The Eagles will get a boost with the return of Nigel Bradham from suspension.
3) The Eagles’ front four vs. the Buccaneers’ offensive line
With a team that likes to throw downfield, the trade-off offensively is that those routes take longer to develop, meaning that the quarterback has to hold onto the ball longer. That, of course, gives the defense more time to get to the quarterback. #Analysis.
In 2017, Jameis Winston held onto the ball, on average, for 2.77 seconds, which put him in the top 10 of quarterbacks in that category. Fitzpatrick’s average time to throw was 2.66 last season, in a smaller sample size. Of the four quarterbacks the Eagles faced last season who took longer to throw than Winston — Russell Wilson (3.05), Jared Goff (2.93), Dak Prescott (2.82), and Case Keenum (2.78) — the Eagles were able to get strip sacks on three of them.
In five career starts against the Eagles, Fitzpatrick has been sacked 14 times, and those were with offenses that did not take as many shots down the field as the Bucs. The Eagles’ front four (Fletcher Cox especially) dominated the Falcons’ offensive line Week 1. They will have opportunities to get after Fitzpatrick on Sunday, and they have to make them count.
4) The Eagles’ offensive line vs. the Buccaneers’ defensive front
The Buccaneers have a very good defensive tackle in Gerald McCoy, who has 39.5 sacks over the last 5 years, and 3.5 sacks in 3 career games against the Eagles. Beyond McCoy, the Bucs spent a lot of resources on their defensive line, and have a number of familiar faces there.
“They really invested heavily in the defensive line,” said Mike Groh on Tuesday. “It’s obviously all built around Gerald McCoy. He’s a guy that can wreck the game, so somebody that we got to pay special attention to. And guys like JPP and Vinny [Curry] and Beau [Allen] who we know really well. They’ve really bolstered that unit, and it paid dividends for them last week.”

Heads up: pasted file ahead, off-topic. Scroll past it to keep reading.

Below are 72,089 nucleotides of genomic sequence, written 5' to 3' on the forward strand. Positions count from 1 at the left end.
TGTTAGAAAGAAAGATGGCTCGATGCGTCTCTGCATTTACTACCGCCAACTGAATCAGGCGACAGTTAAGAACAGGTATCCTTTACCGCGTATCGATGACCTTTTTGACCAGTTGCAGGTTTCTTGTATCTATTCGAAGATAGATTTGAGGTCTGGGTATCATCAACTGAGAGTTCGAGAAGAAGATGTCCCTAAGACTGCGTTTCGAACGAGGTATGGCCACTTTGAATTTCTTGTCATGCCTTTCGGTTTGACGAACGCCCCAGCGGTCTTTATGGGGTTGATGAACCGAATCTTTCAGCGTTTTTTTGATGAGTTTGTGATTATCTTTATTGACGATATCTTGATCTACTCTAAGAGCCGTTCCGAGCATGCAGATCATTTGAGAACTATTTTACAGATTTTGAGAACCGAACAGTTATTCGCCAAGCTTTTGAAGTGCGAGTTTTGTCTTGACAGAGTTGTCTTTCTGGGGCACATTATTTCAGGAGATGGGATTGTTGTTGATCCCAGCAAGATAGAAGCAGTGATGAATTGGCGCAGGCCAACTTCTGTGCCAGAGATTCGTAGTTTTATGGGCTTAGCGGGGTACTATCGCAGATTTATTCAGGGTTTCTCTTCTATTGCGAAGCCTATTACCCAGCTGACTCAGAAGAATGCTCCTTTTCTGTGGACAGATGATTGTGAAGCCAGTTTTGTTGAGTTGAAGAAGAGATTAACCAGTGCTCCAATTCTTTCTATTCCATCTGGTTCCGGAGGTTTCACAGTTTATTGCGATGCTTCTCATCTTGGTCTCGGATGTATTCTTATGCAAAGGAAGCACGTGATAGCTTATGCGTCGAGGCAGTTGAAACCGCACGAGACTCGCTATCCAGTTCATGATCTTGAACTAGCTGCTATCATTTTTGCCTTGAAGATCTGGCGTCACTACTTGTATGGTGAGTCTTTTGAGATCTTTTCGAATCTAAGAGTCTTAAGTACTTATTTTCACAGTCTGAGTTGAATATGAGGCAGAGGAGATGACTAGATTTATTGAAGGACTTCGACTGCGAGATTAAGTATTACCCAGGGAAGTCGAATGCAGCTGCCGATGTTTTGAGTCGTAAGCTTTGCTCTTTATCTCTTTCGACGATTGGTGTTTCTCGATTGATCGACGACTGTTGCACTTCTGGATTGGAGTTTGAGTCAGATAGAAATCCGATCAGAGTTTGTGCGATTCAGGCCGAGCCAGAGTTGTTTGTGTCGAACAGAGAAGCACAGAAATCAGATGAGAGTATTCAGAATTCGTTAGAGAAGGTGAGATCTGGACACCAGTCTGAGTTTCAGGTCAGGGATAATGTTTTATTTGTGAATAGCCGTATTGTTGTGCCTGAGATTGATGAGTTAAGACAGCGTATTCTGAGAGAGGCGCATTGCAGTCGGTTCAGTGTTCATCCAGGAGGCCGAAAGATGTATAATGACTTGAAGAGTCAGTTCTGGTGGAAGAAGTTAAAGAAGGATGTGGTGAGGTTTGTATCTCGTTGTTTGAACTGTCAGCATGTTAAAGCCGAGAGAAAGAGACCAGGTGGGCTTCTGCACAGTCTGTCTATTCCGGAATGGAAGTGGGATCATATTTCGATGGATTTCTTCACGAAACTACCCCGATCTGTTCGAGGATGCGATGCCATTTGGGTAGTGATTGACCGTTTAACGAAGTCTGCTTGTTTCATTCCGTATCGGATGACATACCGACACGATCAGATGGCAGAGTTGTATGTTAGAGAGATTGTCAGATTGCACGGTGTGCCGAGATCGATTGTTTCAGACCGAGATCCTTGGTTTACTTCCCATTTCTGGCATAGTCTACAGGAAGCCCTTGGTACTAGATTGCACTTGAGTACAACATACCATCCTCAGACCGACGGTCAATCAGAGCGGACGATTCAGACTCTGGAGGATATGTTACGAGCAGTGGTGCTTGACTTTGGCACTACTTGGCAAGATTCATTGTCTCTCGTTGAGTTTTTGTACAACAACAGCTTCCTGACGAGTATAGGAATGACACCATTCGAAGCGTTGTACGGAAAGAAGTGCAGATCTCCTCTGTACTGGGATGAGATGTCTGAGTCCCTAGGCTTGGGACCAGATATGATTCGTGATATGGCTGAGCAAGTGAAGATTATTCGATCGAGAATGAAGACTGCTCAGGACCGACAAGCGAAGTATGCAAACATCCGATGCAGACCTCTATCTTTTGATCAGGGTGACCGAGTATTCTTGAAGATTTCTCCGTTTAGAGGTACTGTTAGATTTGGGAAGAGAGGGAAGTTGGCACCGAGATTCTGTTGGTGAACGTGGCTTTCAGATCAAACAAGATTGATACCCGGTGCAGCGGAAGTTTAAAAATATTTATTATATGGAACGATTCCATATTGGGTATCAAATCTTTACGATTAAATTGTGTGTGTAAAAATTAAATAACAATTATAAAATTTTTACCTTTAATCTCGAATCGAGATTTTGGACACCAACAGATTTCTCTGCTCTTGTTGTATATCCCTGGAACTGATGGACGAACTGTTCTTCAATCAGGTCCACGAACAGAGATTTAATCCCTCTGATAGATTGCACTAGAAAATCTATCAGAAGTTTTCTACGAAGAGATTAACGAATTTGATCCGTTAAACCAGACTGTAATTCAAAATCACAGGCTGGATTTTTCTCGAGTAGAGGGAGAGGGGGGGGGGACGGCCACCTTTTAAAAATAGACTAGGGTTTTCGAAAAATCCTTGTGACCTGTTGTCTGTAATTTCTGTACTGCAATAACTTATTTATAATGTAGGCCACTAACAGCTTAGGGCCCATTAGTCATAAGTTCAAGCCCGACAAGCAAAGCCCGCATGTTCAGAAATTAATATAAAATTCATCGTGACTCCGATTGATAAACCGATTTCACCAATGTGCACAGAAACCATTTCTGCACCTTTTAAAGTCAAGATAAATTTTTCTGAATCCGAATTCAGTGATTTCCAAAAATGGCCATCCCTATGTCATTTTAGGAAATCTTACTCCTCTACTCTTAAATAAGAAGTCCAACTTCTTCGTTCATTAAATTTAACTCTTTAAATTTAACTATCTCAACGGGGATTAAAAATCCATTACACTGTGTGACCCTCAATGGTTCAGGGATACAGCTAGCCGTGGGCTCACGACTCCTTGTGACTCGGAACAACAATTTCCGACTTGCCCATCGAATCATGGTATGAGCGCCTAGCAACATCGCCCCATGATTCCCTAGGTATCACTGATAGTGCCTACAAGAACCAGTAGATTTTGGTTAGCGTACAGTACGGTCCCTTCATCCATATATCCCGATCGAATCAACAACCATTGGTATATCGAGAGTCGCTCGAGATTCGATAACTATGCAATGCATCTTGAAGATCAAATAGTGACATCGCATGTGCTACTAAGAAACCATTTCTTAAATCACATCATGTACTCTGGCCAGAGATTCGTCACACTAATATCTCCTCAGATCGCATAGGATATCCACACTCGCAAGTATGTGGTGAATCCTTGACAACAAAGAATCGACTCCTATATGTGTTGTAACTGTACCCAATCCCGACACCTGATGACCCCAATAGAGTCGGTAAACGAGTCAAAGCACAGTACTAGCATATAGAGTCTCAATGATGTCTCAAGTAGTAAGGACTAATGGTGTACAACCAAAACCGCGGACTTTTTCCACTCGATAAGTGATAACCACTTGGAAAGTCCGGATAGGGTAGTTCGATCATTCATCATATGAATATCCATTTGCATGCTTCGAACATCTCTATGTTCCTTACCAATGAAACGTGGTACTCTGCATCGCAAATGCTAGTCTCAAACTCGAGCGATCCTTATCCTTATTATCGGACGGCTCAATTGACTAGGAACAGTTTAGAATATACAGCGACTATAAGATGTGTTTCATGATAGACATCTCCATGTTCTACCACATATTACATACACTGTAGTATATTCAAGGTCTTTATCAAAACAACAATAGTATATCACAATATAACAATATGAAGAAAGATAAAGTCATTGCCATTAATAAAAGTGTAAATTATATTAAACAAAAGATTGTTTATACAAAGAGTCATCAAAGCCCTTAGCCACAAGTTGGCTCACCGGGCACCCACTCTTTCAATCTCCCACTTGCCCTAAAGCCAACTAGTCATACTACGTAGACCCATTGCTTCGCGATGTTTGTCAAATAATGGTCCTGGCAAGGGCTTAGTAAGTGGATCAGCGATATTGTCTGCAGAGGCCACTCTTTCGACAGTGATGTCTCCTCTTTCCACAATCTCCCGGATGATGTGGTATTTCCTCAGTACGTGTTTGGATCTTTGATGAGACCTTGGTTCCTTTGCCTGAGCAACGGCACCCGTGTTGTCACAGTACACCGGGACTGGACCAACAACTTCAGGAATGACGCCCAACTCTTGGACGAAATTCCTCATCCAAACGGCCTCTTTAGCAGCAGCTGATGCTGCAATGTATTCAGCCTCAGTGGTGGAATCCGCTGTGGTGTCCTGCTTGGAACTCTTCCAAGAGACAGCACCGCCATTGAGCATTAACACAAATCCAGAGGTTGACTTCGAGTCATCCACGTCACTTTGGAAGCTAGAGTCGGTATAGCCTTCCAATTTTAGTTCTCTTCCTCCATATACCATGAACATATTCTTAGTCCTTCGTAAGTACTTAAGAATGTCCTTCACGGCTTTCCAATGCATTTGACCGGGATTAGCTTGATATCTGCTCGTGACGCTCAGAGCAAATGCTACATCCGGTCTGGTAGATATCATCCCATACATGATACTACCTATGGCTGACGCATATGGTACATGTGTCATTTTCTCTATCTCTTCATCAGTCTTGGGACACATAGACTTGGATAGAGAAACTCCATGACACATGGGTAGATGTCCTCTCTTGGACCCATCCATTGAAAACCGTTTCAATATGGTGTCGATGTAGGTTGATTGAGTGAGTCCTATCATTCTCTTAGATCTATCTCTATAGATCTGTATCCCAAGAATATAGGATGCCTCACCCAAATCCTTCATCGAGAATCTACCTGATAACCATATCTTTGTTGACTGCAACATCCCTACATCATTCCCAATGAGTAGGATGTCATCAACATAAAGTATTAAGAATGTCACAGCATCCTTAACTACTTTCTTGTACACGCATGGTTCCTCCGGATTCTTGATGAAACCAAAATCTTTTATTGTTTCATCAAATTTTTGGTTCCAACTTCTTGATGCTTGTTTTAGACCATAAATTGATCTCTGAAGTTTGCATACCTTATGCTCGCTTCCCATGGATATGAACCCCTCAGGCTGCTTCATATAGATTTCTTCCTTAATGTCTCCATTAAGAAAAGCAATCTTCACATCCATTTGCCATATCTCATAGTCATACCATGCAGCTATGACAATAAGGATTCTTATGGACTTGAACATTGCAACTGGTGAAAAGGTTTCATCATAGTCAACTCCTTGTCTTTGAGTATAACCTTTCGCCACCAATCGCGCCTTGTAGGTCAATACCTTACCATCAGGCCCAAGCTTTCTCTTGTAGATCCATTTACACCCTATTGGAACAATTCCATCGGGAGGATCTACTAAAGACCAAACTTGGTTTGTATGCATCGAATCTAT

A look at what the Bucs have spent on their defensive line (contract numbers via OverTheCap):
• Gerald McCoy: Former 3rd overall pick, signed a 7 year, $95.2 million contract extension during the 2014 season.
• Jason Pierre-Paul: The Bucs traded a third round pick (and a swap of fourth round picks) for JPP this offseason, and assumed the remaining three years of his contract, in which he’ll count for $12.5 million against the cap in 2018, $14.5 million in 2019, and $12.5 million in 2020.
• Vinny Curry: Signed a three year, $23 million contract this offseason.
• Beau Allen: Signed a 3 year, $15 million contract this offseason.
The Bucs also drafted DT Vita Vea in the first round (12th overall) in the 2018 NFL Draft, but he missed Week 1 with a calf injury.
The Eagles have arguably the best offensive line in the NFL, so this would be a strength-on-strength matchup, that is if you consider the Bucs’ defensive line a strength.
5) Nick Foles vs. himself
Foles will get the start on Sunday, per Doug Pederson, and as always, it will be a mystery which Foles shows up. There never seems to be any middle ground with Foles, as it’s usually “good Nick” or “bad Nick,” and rarely something in between.
Week 1, Eagles fans endured “bad Nick,” but the Eagles’ defense was able to steal a win. Against a Bucs defense that allowed 439 passing yards and 3 TDs a week ago, Foles will have an easier test than he did against a much better Falcons pass defense.